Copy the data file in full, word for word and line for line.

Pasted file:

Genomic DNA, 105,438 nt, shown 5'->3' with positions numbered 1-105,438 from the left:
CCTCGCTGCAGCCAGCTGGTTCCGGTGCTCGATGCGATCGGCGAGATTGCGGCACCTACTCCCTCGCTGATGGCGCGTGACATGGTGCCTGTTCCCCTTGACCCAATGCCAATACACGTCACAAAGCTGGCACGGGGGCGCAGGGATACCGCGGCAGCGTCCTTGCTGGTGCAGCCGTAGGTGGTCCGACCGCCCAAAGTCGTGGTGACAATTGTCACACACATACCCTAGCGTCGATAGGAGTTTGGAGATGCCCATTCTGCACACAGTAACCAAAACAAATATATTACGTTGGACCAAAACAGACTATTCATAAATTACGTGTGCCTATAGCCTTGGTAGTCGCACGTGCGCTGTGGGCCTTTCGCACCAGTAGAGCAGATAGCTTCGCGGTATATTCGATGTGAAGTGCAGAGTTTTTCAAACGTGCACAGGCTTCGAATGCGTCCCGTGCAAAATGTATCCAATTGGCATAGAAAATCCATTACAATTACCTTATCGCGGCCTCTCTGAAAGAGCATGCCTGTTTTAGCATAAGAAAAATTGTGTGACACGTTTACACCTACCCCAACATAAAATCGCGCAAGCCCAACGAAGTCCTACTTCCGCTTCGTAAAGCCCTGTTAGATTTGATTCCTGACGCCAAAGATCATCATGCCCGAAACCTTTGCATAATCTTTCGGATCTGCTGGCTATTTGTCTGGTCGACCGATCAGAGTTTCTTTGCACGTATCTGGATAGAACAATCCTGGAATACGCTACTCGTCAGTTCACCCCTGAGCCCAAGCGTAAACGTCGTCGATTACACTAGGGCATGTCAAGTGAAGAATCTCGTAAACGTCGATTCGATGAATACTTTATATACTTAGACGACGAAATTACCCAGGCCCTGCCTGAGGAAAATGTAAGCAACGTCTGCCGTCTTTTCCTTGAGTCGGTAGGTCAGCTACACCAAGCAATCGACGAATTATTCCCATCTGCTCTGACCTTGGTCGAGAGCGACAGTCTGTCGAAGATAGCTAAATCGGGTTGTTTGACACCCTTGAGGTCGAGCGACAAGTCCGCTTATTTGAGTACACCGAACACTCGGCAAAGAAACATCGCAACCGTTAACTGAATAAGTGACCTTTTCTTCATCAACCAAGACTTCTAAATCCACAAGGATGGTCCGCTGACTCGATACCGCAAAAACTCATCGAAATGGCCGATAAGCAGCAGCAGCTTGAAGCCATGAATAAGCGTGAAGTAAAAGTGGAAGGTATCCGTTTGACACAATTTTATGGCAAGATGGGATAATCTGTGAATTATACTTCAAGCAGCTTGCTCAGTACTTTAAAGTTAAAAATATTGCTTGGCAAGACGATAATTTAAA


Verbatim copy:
Genomic DNA, 105,438 nt, shown 5'->3' with positions numbered 1-105,438 from the left:
CCTCGCTGCAGCCAGCTGGTTCCGGTGCTCGATGCGATCGGCGAGATTGCGGCACCTACTCCCTCGCTGATGGCGCGTGACATGGTGCCTGTTCCCCTTGACCCAATGCCAATACACGTCACAAAGCTGGCACGGGGGCGCAGGGATACCGCGGCAGCGTCCTTGCTGGTGCAGCCGTAGGTGGTCCGACCGCCCAAAGTCGTGGTGACAATTGTCACACACATACCCTAGCGTCGATAGGAGTTTGGAGATGCCCATTCTGCACACAGTAACCAAAACAAATATATTACGTTGGACCAAAACAGACTATTCATAAATTACGTGTGCCTATAGCCTTGGTAGTCGCACGTGCGCTGTGGGCCTTTCGCACCAGTAGAGCAGATAGCTTCGCGGTATATTCGATGTGAAGTGCAGAGTTTTTCAAACGTGCACAGGCTTCGAATGCGTCCCGTGCAAAATGTATCCAATTGGCATAGAAAATCCATTACAATTACCTTATCGCGGCCTCTCTGAAAGAGCATGCCTGTTTTAGCATAAGAAAAATTGTGTGACACGTTTACACCTACCCCAACATAAAATCGCGCAAGCCCAACGAAGTCCTACTTCCGCTTCGTAAAGCCCTGTTAGATTTGATTCCTGACGCCAAAGATCATCATGCCCGAAACCTTTGCATAATCTTTCGGATCTGCTGGCTATTTGTCTGGTCGACCGATCAGAGTTTCTTTGCACGTATCTGGATAGAACAATCCTGGAATACGCTACTCGTCAGTTCACCCCTGAGCCCAAGCGTAAACGTCGTCGATTACACTAGGGCATGTCAAGTGAAGAATCTCGTAAACGTCGATTCGATGAATACTTTATATACTTAGACGACGAAATTACCCAGGCCCTGCCTGAGGAAAATGTAAGCAACGTCTGCCGTCTTTTCCTTGAGTCGGTAGGTCAGCTACACCAAGCAATCGACGAATTATTCCCATCTGCTCTGACCTTGGTCGAGAGCGACAGTCTGTCGAAGATAGCTAAATCGGGTTGTTTGACACCCTTGAGGTCGAGCGACAAGTCCGCTTATTTGAGTACACCGAACACTCGGCAAAGAAACATCGCAACCGTTAACTGAATAAGTGACCTTTTCTTCATCAACCAAGACTTCTAAATCCACAAGGATGGTCCGCTGACTCGATACCGCAAAAACTCATCGAAATGGCCGATAAGCAGCAGCAGCTTGAAGCCATGAATAAGCGTGAAGTAAAAGTGGAAGGTATCCGTTTGACACAATTTTATGGCAAGATGGGATAATCTGTGAATTATACTTCAAGCAGCTTGCTCAGTACTTTAAAGTTAAAAATATTGCTTGGCAAGACGATAATTTAAA